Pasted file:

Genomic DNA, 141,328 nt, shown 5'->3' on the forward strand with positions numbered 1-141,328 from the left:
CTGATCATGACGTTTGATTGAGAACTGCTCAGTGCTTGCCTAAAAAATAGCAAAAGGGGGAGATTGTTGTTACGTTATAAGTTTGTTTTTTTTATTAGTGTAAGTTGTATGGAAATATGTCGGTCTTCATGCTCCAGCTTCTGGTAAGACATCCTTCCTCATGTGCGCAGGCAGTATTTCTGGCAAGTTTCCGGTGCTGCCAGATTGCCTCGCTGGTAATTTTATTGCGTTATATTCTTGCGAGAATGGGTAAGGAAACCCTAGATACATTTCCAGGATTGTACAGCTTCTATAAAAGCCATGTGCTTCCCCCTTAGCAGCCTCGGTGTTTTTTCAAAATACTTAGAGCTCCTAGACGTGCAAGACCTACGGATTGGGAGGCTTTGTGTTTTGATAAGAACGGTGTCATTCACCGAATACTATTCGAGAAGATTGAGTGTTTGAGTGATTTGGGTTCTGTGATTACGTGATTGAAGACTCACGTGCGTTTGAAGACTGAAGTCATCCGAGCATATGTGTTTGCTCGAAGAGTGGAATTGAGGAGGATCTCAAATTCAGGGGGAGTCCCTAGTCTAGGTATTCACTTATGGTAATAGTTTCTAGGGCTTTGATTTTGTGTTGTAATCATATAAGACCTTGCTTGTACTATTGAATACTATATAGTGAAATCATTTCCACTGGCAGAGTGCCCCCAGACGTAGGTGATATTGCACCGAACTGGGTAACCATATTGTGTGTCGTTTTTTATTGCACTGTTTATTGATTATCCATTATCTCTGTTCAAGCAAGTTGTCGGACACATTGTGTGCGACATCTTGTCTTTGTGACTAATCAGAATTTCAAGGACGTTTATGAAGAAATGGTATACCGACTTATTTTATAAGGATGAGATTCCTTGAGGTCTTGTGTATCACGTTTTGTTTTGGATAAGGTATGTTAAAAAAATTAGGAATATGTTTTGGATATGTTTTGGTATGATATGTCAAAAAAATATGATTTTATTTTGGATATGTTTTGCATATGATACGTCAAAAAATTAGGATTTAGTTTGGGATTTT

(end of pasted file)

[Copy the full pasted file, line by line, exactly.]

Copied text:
Genomic DNA, 141,328 nt, shown 5'->3' on the forward strand with positions numbered 1-141,328 from the left:
CTGATCATGACGTTTGATTGAGAACTGCTCAGTGCTTGCCTAAAAAATAGCAAAAGGGGGAGATTGTTGTTACGTTATAAGTTTGTTTTTTTTATTAGTGTAAGTTGTATGGAAATATGTCGGTCTTCATGCTCCAGCTTCTGGTAAGACATCCTTCCTCATGTGCGCAGGCAGTATTTCTGGCAAGTTTCCGGTGCTGCCAGATTGCCTCGCTGGTAATTTTATTGCGTTATATTCTTGCGAGAATGGGTAAGGAAACCCTAGATACATTTCCAGGATTGTACAGCTTCTATAAAAGCCATGTGCTTCCCCCTTAGCAGCCTCGGTGTTTTTTCAAAATACTTAGAGCTCCTAGACGTGCAAGACCTACGGATTGGGAGGCTTTGTGTTTTGATAAGAACGGTGTCATTCACCGAATACTATTCGAGAAGATTGAGTGTTTGAGTGATTTGGGTTCTGTGATTACGTGATTGAAGACTCACGTGCGTTTGAAGACTGAAGTCATCCGAGCATATGTGTTTGCTCGAAGAGTGGAATTGAGGAGGATCTCAAATTCAGGGGGAGTCCCTAGTCTAGGTATTCACTTATGGTAATAGTTTCTAGGGCTTTGATTTTGTGTTGTAATCATATAAGACCTTGCTTGTACTATTGAATACTATATAGTGAAATCATTTCCACTGGCAGAGTGCCCCCAGACGTAGGTGATATTGCACCGAACTGGGTAACCATATTGTGTGTCGTTTTTTATTGCACTGTTTATTGATTATCCATTATCTCTGTTCAAGCAAGTTGTCGGACACATTGTGTGCGACATCTTGTCTTTGTGACTAATCAGAATTTCAAGGACGTTTATGAAGAAATGGTATACCGACTTATTTTATAAGGATGAGATTCCTTGAGGTCTTGTGTATCACGTTTTGTTTTGGATAAGGTATGTTAAAAAAATTAGGAATATGTTTTGGATATGTTTTGGTATGATATGTCAAAAAAATATGATTTTATTTTGGATATGTTTTGCATATGATACGTCAAAAAATTAGGATTTAGTTTGGGATTTT